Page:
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Pension changes for Kiwis returning home

by Sable International | Oct 01, 2013
  • Some major changes are afoot in New Zealand’s tax laws, and it’s looking likely that New Zealanders returning from a stint in the United Kingdom should transfer their pension home before some potentially large tax charges are enforced.
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    The proposed changes to New Zealand’s tax and legislation environment will be rolled out from the 1st April 2014. Indeed, they’ll come as no surprise to some, given that “the tax issue” has long been a thorn in the side of workers entering New Zealand without New Migrant transitional tax relief (a system that applies to both new migrants who opt to receive it, and to returning New Zealanders who have been out of the country for more than 10-years). 

    A welcome solution

    According to Mike Cole, Authorised Financial Adviser at BritsNZ Ltd (who works closely with Sable), the changes have been necessitated by the long history of unclear communications issued by the New Zealand government and Inland Revenue Department (IRD). Many migrants were, for example, aware of their tax liabilities, but had no idea how to calculate, let alone pay, the appropriate tax. This resulted in a non-compliance rate of 80%. 

    To their credit, both the government and the IRD have now put their hands up and acknowledged that the situation needs urgent fixing. 

    The New Zealand parliament is currently putting a bill through the parliamentary process to simplify the system and enforce compliance. However, it will only be implemented after an extensive campaign is unrolled, aimed at educating the public about their tax obligations.

    If you’re a New Zealand citizen returning home, the only way to cap this tax liability is to transfer the benefits to New Zealand as soon as possible. Interestingly, after meeting with a senior technical officer at the IRD, Mike Cole says that the government has decided that returning New Zealanders who have been outside the country for less than 10-years when they return will, from 1st April 2014, be entitled to the four-year allowance window, but only on their UK pension benefits.

    What this means for you

    • If you’re currently in the UK and return to NZ after 1st April 2014, you’ll have a four-year window to transfer your benefits to NZ.
    • If you’ve been back in NZ for less than four-years (assuming you count back from 1st April 2014), you’ll need to get those UK benefits transferred before the end of the four-year period.
    • If you’re currently in NZ and have been back from the UK for more than four years, you’ll have three options:
      1. Transfer now (MUST be before 1st April 2014) and use the standard foreign investment fund rules – these disappear after 1st April 2014.
      2. Transfer now (before 1st April 2014) and pay a 15% flat rate of the transfer value in tax.
      3. Wait until after 1st April 2014 and use the available table rate. For example, as proposed in the current bill, if you have been back from the UK for eight years, the tax rate will be 36.06% of the transferred amount. 
    Please note that the above three options will require input from a tax specialist to identify which will provide the lowest rate of tax. The government is allowing you to choose whichever of these options creates the lowest amount of tax.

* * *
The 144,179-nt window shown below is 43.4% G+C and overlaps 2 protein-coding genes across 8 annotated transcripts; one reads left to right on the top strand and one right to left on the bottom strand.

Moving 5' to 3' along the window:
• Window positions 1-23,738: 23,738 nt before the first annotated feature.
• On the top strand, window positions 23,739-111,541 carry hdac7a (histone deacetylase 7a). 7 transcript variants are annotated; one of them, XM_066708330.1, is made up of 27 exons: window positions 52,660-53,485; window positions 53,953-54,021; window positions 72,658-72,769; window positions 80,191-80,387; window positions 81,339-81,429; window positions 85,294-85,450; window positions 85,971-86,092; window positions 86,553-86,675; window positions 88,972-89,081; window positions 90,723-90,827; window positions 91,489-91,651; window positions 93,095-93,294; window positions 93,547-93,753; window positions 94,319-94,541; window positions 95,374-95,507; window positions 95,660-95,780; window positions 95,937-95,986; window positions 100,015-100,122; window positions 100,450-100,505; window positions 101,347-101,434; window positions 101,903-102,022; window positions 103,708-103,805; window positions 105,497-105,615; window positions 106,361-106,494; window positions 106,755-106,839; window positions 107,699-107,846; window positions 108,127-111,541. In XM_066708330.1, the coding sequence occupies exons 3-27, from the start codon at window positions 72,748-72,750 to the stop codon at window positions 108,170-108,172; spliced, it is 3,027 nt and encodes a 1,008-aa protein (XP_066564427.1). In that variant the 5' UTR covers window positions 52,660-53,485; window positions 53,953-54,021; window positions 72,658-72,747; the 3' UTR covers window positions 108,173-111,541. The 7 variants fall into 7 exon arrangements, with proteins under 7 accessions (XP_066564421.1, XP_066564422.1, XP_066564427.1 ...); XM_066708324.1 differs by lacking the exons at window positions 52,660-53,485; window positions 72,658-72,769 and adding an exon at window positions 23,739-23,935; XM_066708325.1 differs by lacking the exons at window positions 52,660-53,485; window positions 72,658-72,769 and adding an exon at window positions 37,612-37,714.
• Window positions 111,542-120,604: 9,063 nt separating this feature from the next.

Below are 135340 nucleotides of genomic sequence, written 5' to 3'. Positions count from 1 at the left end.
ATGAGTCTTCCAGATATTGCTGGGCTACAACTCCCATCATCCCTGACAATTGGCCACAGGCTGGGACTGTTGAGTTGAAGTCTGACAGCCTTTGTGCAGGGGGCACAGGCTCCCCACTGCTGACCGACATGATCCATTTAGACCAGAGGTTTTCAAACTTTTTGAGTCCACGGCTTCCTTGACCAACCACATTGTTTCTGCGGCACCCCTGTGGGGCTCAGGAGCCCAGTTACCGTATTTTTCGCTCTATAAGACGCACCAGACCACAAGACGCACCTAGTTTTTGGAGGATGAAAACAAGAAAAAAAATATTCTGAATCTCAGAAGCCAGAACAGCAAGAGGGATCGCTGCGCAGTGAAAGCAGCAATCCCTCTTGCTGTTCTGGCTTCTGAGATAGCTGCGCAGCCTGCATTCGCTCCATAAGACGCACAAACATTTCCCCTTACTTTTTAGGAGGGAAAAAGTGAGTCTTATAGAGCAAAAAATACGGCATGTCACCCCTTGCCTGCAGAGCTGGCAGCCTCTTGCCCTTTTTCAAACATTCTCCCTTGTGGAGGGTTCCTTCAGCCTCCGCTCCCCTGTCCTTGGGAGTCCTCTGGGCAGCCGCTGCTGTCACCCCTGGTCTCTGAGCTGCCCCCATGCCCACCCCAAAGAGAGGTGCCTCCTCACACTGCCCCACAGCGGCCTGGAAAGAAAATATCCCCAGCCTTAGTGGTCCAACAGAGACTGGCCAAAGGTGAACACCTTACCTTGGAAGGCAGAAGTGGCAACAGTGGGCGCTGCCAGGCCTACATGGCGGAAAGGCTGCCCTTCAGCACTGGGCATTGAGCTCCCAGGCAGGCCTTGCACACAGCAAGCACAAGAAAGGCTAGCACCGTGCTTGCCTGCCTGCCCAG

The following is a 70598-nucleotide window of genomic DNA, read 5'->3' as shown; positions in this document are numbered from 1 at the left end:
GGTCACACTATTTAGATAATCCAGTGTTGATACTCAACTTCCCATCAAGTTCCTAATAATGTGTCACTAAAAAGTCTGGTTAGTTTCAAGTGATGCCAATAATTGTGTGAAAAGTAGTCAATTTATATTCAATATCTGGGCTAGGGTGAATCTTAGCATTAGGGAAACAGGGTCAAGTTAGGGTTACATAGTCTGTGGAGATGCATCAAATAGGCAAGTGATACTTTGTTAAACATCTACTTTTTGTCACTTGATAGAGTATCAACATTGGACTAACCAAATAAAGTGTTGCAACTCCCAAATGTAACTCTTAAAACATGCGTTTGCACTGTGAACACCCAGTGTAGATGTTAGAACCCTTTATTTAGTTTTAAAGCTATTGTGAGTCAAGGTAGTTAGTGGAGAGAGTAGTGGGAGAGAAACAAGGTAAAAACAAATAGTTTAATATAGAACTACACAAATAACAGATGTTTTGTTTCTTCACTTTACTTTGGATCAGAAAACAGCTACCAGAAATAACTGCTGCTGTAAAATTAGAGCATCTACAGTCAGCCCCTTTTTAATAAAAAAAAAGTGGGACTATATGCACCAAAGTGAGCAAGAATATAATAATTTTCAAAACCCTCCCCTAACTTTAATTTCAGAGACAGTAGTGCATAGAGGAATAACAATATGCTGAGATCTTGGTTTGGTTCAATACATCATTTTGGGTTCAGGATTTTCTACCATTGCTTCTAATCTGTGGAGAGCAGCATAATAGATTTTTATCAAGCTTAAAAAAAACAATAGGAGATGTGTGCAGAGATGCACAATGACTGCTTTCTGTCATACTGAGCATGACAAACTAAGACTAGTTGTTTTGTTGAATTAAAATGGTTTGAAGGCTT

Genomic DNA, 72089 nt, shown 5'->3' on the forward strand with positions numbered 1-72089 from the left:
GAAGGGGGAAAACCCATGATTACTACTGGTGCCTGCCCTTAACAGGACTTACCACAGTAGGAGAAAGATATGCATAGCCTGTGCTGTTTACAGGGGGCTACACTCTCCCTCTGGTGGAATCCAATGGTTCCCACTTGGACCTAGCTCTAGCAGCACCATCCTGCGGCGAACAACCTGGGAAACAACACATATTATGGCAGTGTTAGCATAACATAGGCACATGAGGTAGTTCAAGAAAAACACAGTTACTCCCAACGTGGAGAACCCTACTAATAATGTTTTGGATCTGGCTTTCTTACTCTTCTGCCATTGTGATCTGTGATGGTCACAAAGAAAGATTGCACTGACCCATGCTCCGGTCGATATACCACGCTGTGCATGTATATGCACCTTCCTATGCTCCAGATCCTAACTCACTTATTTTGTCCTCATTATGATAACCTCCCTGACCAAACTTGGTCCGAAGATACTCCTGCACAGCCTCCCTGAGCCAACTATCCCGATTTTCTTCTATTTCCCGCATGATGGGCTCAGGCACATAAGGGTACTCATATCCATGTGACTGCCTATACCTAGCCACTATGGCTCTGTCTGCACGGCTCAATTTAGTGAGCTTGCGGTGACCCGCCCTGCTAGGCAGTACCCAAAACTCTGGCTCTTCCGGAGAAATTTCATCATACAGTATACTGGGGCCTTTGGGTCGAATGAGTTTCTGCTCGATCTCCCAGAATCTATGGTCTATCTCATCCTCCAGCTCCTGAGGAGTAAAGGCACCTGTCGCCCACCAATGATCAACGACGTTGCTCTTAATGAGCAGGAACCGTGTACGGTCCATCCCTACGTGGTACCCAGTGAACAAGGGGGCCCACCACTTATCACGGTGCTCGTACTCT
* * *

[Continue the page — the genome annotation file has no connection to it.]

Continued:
Acting early

    Under these proposed changes, you’ll only have to declare your UK pension benefits when you transfer them, or when you draw benefits from them. In other words, it is action-driven.  

    You can always opt to leave your benefits in the UK, and then choose to draw them out as a lump sum amount and/or as a monthly pension. Note: In this case the IRD will not only tax your UK tax-free lump sum at whatever rate is appropriate on the table, but will also tax your income at 100% - i.e. if you are a 33% tax payer, then your UK pension income will be taxed at 33%. 

    If you’re currently outside your four-year transitional relief period, have not taken transitional relief, or have returned from a stint in the UK for under 10-years, you’ll still need to report any assets held overseas, including your UK pension benefits. 

    Though these changes may seem drastic, they’re geared towards simplifying what has been, up until now, a fundamentally shoddy process. And, of course, there are the necessary tax benefits for those who abide by these new changes, so there is some hope that the process itself will incentivise returning New Zealanders to comply with the new changes. 

    None of these changes should dictate how long you should remain outside of New Zealand. Rather, they should dictate how quickly you anticipate moving UK pension benefits back to New Zealand. Being fore-armed is key to making tax decisions that work in your favour.

    Acting now makes the most sense, even if you’ve been back for less than four years in New Zealand. As stated above, the ONLY way to cap your liability is to transfer these benefits to New Zealand.

    For more information on these developments and how they may affect you, speak to your a wealth adviser. You can email or phone +44 20 7759 7519.

    We are a professional services company that specialises in cross-border financial and immigration advice and solutions.

    Our teams in the UK, South Africa and Australia can ensure that when you decide to move overseas, invest offshore or expand your business internationally, you’ll do so with the backing of experienced local experts.

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